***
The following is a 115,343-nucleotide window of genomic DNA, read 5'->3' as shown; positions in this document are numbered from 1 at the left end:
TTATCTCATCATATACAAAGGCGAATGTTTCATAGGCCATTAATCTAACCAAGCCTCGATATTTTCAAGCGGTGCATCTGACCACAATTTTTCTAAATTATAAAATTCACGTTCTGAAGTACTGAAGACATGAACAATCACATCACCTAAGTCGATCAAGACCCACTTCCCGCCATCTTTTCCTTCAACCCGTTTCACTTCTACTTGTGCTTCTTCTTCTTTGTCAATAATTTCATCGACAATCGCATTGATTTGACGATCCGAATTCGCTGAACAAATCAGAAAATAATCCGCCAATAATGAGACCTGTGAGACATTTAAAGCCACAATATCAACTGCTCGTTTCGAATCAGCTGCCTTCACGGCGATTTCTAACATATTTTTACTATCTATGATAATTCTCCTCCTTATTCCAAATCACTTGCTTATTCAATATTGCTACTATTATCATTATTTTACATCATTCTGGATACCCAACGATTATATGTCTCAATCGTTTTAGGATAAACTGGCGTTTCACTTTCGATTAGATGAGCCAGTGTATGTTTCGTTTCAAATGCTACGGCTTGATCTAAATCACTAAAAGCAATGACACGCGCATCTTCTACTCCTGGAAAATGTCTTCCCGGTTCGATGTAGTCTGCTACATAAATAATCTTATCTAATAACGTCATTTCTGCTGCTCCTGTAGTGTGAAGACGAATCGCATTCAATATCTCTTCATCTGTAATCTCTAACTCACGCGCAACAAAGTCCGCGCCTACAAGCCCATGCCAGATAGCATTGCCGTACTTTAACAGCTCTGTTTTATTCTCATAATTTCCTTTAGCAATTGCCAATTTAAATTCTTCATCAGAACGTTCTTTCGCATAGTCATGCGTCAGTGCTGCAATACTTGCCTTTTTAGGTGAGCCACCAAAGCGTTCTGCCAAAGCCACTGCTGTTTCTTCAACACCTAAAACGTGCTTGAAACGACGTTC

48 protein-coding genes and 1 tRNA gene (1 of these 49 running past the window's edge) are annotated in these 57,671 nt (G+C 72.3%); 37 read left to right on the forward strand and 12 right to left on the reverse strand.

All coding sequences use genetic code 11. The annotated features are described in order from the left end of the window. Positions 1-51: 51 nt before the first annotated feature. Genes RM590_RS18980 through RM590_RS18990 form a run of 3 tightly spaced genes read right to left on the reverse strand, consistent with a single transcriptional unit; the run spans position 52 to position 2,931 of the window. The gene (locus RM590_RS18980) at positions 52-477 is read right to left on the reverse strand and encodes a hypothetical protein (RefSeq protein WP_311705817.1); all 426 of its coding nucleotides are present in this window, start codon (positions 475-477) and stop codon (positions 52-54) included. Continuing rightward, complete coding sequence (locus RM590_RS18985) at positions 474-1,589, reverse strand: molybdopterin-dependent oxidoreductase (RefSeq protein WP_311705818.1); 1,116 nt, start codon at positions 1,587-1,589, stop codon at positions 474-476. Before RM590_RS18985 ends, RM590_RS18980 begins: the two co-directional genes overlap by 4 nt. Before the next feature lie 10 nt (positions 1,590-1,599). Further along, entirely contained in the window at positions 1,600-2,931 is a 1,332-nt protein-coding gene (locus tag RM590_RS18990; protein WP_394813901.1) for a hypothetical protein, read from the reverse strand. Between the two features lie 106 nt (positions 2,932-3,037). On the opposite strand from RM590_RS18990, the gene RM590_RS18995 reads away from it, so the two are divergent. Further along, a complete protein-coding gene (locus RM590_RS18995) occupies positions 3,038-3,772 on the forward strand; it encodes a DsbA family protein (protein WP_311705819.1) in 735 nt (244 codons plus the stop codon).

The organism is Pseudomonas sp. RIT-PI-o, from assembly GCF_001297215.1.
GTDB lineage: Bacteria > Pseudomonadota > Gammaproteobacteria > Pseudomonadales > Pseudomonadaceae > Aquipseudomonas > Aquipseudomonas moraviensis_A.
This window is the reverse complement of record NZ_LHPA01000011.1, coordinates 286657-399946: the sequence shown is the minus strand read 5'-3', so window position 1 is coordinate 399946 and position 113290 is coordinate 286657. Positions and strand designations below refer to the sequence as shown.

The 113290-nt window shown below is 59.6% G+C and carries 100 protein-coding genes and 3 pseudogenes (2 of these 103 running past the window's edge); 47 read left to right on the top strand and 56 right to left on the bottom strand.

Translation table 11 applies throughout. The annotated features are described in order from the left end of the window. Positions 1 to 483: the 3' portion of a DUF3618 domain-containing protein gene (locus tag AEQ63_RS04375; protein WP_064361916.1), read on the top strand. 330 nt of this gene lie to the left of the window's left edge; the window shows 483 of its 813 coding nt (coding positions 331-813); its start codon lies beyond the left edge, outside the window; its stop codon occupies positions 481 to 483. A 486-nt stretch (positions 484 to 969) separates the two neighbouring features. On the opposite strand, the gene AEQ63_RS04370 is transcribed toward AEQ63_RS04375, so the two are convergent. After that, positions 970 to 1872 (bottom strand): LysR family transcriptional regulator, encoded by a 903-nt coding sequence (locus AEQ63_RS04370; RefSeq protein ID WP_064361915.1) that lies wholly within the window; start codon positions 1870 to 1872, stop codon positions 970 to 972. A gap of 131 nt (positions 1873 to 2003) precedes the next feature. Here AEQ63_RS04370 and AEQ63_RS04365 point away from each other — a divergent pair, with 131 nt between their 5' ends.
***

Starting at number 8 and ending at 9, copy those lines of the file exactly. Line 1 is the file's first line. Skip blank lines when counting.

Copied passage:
The 113290-nt window shown below is 59.6% G+C and carries 100 protein-coding genes and 3 pseudogenes (2 of these 103 running past the window's edge); 47 read left to right on the top strand and 56 right to left on the bottom strand.

Translation table 11 applies throughout. The annotated features are described in order from the left end of the window. Positions 1 to 483: the 3' portion of a DUF3618 domain-containing protein gene (locus tag AEQ63_RS04375; protein WP_064361916.1), read on the top strand. 330 nt of this gene lie to the left of the window's left edge; the window shows 483 of its 813 coding nt (coding positions 331-813); its start codon lies beyond the left edge, outside the window; its stop codon occupies positions 481 to 483. A 486-nt stretch (positions 484 to 969) separates the two neighbouring features. On the opposite strand, the gene AEQ63_RS04370 is transcribed toward AEQ63_RS04375, so the two are convergent. After that, positions 970 to 1872 (bottom strand): LysR family transcriptional regulator, encoded by a 903-nt coding sequence (locus AEQ63_RS04370; RefSeq protein ID WP_064361915.1) that lies wholly within the window; start codon positions 1870 to 1872, stop codon positions 970 to 972. A gap of 131 nt (positions 1873 to 2003) precedes the next feature. Here AEQ63_RS04370 and AEQ63_RS04365 point away from each other — a divergent pair, with 131 nt between their 5' ends.